If the improper integral from -infinity to infinity is 0 then there t0 such that the integral from t0 to infinity equal minus the integral from -infinity to t0

Look at it this way. T
If you split the area in two then you have  two areas that adds up to finite numbers. Let's call them L and R (left and right).

L+R = 0

So ..
> If the improper integral from -infinity to infinity is 0 then there t0 such that the integral from t0 to infinity equal minus the integral from -infinity to t0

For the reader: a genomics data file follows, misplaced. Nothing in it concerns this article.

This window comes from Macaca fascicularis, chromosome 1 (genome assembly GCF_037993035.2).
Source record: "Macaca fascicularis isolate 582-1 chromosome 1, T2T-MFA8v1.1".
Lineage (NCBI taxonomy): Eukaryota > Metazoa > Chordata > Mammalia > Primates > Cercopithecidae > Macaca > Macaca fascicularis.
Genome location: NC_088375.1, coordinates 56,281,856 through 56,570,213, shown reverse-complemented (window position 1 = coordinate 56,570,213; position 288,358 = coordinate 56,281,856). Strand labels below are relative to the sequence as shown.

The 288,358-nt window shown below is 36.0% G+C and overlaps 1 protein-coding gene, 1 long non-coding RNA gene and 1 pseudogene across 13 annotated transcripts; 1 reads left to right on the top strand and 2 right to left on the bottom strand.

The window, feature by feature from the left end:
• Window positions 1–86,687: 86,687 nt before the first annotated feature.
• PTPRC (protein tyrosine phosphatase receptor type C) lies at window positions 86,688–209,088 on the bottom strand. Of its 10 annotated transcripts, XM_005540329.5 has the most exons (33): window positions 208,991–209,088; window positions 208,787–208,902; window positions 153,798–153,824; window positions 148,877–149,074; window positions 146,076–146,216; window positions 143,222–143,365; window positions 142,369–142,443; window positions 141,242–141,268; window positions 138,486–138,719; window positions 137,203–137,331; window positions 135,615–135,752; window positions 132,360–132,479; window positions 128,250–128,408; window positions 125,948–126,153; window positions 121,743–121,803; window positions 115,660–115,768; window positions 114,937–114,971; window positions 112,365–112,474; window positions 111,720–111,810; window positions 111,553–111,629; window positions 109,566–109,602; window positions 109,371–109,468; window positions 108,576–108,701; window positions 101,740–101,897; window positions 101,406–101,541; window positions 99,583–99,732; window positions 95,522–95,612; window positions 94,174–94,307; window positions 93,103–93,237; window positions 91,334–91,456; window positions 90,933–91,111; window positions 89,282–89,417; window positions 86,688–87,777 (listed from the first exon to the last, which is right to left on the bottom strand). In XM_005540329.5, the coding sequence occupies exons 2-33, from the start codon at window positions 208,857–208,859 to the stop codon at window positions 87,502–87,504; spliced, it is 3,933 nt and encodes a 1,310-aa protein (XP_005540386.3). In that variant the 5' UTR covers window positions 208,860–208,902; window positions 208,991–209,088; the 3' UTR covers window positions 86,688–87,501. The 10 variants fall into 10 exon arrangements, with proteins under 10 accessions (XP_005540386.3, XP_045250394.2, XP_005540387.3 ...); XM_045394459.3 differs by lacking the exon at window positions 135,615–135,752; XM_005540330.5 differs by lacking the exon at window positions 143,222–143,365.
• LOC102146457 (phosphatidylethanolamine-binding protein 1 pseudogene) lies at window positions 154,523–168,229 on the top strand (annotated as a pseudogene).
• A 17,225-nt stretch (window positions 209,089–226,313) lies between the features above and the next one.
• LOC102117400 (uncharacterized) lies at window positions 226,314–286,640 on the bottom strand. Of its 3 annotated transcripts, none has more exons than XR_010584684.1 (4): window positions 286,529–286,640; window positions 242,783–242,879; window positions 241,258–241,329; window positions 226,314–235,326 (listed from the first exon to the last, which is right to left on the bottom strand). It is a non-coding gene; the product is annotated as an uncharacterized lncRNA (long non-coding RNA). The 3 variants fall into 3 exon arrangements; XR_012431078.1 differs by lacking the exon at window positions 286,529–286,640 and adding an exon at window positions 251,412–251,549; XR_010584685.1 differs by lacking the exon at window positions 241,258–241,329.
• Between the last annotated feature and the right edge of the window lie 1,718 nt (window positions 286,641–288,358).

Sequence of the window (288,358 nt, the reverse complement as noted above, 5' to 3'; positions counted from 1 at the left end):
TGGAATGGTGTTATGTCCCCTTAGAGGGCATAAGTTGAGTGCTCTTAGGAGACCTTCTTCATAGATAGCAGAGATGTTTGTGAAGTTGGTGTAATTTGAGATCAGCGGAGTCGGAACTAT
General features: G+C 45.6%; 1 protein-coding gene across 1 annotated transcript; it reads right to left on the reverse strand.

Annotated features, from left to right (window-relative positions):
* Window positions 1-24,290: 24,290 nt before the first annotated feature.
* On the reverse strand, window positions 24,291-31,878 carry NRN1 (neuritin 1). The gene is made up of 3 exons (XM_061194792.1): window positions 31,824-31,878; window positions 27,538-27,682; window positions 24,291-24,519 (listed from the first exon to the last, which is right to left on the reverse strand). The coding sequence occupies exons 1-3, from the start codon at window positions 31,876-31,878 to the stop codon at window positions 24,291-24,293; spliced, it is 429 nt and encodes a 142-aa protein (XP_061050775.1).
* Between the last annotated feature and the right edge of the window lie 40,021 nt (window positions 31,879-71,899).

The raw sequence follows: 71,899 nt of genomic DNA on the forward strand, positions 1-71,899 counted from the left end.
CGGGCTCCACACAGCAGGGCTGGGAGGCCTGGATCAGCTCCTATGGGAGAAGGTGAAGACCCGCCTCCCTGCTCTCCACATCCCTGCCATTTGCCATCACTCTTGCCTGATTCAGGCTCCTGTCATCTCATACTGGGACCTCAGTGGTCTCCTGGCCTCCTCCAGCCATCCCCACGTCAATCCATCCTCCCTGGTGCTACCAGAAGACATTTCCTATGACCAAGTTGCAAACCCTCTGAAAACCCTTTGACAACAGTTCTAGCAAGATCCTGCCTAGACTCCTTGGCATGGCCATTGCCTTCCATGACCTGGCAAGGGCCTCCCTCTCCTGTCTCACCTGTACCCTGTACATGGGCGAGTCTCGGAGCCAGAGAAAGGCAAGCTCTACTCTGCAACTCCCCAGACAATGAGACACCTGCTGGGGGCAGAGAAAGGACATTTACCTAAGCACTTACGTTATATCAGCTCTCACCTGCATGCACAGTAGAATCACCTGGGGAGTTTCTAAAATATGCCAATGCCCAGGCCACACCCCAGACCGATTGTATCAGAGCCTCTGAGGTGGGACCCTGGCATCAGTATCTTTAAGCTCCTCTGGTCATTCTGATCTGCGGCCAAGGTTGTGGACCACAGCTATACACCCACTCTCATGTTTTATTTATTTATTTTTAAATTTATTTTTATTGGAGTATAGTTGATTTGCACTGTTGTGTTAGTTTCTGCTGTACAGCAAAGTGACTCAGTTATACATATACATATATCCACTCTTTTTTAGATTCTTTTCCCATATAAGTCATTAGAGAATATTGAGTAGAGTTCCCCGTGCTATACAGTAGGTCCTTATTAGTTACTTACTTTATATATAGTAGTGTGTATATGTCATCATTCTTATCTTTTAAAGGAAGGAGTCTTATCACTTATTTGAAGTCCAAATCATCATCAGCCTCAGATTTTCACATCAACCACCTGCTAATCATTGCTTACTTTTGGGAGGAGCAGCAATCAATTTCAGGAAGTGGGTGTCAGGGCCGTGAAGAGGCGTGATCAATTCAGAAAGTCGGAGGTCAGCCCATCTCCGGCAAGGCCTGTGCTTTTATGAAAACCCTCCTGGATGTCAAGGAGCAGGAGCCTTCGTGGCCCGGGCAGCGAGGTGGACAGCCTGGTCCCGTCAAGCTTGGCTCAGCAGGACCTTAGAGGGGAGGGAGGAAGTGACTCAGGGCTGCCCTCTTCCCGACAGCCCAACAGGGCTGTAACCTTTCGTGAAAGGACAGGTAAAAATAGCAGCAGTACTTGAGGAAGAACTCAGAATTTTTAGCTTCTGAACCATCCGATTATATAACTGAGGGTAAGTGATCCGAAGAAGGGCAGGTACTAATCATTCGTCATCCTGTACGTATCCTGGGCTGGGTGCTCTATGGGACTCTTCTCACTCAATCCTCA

If *f* is indeed integrable over **R** with (improper) integral 0, as is implicit in the statement of your exercise, then wouldn't it be the case that

- Integral\_-∞\^*t*\_0 *f*(*x*) d*x* = -Integral\_*t*\_0\^+∞ *f*(*x*) d*x*

for *every* *t*\_0 in **R**?

After all, when we take the equation

- Integral\_-∞\^+∞ *f*(*x*) d*x* = 0,

then decompose the domain (-∞,+∞) as the union (-∞,*t*\_0] ∪ [*t*\_0, +∞), what can we conclude?

Hope this helps point you in a useful direction. Good luck!

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